Fiji Times Letter Triggers Complaint To Police
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SUVA: A leading Fiji constitutional rights group has filed a formal complaint with the police over a letter in the Fiji Times newspaper apparently threatening pro-democracy advocates with violence.
The controversial letter, headed "Fight for democracy", was published in the newspaper on 19 September 2000 under the name Taniela Balase - who is claimed by political groups and pro-democracy activists to be a pseudonym for a prominent politician and former civil servant.
In a letter to acting Police Commissioner Moses Driver on September 21, Citizens' Constitutional Forum executive director Akuila Yabaki said that the correspondent claimed he knew of "indigenous pressure groups" and "fundamentalists" who had drawn up a blacklist of "fighters for democracy".
Yabaki's letter said that the blacklist was one of businessmen, politicians, trade unionists, academics, civil servants, prominent lawyers, judges, some NGO members and sugar cane farmers who would be singled out for attacks.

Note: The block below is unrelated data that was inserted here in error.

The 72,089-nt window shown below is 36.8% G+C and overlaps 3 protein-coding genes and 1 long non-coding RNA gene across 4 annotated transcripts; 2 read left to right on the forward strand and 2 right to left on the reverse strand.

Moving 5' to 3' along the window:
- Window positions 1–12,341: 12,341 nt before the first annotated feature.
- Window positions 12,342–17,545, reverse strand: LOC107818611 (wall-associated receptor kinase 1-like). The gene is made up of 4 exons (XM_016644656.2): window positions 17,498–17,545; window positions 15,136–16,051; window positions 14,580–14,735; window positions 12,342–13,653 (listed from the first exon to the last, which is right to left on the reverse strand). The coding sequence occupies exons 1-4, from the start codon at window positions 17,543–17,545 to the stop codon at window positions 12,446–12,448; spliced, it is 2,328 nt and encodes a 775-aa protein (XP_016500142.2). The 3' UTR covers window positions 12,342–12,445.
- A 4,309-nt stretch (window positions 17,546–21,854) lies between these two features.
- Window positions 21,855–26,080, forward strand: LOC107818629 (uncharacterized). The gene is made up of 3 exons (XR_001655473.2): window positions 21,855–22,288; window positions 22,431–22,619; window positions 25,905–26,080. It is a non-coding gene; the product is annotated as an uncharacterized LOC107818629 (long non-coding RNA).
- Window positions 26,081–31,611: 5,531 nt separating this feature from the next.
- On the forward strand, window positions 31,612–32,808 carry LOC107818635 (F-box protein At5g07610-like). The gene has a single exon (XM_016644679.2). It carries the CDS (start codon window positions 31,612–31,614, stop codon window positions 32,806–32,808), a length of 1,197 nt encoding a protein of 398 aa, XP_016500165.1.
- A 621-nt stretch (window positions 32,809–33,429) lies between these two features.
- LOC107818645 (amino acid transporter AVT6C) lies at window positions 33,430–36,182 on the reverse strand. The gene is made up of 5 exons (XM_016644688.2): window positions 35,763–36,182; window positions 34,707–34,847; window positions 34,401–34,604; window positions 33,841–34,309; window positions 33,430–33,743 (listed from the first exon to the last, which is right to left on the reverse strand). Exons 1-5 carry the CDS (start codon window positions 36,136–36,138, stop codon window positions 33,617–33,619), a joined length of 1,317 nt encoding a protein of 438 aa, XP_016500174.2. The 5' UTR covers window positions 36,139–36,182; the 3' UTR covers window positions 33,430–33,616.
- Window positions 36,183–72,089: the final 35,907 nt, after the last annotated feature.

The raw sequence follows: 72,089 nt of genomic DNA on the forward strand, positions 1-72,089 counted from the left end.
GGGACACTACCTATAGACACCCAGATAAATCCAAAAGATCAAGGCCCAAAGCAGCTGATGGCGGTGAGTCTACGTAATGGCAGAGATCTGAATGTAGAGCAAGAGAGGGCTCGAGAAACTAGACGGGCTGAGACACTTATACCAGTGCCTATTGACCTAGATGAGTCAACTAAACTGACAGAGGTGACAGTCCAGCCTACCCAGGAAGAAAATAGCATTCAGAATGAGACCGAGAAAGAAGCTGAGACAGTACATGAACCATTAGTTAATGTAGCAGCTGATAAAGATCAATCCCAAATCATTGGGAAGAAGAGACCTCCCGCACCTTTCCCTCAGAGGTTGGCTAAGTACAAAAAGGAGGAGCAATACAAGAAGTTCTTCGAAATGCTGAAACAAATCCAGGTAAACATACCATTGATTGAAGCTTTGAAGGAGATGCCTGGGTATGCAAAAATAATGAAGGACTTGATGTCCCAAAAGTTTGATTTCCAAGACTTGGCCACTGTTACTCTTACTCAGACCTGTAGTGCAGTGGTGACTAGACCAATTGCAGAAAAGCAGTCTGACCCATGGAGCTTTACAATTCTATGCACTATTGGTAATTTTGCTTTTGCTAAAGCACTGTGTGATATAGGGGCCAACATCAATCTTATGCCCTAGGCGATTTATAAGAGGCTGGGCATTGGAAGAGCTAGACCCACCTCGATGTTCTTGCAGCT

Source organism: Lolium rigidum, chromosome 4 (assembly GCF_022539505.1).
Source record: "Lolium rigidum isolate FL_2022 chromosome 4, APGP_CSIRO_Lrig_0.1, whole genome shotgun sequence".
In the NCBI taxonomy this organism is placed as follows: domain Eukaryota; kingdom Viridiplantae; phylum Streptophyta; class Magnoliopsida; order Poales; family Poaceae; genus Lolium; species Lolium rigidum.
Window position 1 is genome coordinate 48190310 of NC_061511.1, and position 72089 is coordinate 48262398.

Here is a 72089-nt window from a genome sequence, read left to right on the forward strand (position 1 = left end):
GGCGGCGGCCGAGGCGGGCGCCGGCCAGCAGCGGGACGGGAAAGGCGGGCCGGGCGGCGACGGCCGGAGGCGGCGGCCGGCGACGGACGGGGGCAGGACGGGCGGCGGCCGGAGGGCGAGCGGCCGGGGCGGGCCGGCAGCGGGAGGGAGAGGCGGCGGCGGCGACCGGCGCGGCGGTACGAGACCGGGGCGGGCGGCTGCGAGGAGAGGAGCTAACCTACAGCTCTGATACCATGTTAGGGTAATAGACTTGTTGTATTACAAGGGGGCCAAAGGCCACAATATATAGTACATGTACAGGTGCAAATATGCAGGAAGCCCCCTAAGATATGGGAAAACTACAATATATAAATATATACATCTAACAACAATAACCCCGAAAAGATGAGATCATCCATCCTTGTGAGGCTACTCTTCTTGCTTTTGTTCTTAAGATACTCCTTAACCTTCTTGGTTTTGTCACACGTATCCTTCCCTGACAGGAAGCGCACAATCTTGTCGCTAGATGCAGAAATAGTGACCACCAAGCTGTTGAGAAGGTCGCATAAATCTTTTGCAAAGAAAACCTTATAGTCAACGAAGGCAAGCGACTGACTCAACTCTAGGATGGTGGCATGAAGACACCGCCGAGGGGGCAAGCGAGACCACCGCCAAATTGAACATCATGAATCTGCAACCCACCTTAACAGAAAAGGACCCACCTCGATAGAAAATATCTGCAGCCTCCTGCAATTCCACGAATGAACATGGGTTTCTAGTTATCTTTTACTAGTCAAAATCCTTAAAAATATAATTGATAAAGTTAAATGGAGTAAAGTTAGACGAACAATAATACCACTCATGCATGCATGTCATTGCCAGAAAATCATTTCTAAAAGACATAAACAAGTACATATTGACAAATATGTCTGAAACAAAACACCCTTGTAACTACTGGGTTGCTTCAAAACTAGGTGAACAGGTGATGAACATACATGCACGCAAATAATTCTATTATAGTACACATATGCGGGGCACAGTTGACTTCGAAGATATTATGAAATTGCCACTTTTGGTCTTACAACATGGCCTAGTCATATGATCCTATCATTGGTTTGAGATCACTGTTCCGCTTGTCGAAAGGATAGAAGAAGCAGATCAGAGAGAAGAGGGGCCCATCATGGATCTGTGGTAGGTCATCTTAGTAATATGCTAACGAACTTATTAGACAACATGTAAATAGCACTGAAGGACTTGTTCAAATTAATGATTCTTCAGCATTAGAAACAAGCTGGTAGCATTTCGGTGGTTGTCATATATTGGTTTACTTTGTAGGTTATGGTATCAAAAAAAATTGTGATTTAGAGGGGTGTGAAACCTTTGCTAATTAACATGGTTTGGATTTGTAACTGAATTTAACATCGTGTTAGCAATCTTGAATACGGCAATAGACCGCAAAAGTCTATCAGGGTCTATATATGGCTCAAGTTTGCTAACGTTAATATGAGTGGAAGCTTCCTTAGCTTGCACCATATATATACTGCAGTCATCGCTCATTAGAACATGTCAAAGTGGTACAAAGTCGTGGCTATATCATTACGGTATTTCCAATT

His complaint quoted the Balase letter as saying: "What is being talked about has sent chills down the spines of some listeners to the point that some do not even dare speak about it."
Yabaki said: "The implication there is that people in this 'black list' will be murdered or horribly tortured etc because they are regarded as 'perpetrators of evil' for propagating 'democracy and human rights'."
He said that as the executive director of a group whose membership consisted of some people who came under the categories mentioned in the blacklist, he called upon the police to urgently investigate the Taniela Balase and the Fiji Times for publishing the letter.
The motive of the letter was to "instill fear and hatred of organisations such as CCF".
Yabaki's letter reminded the police that Section 30(1) of the 1997 constitution guaranteed the right to freedom of speech and expression. However, the constitution was abrogated by the military authorities on May 30 after declaring martial law.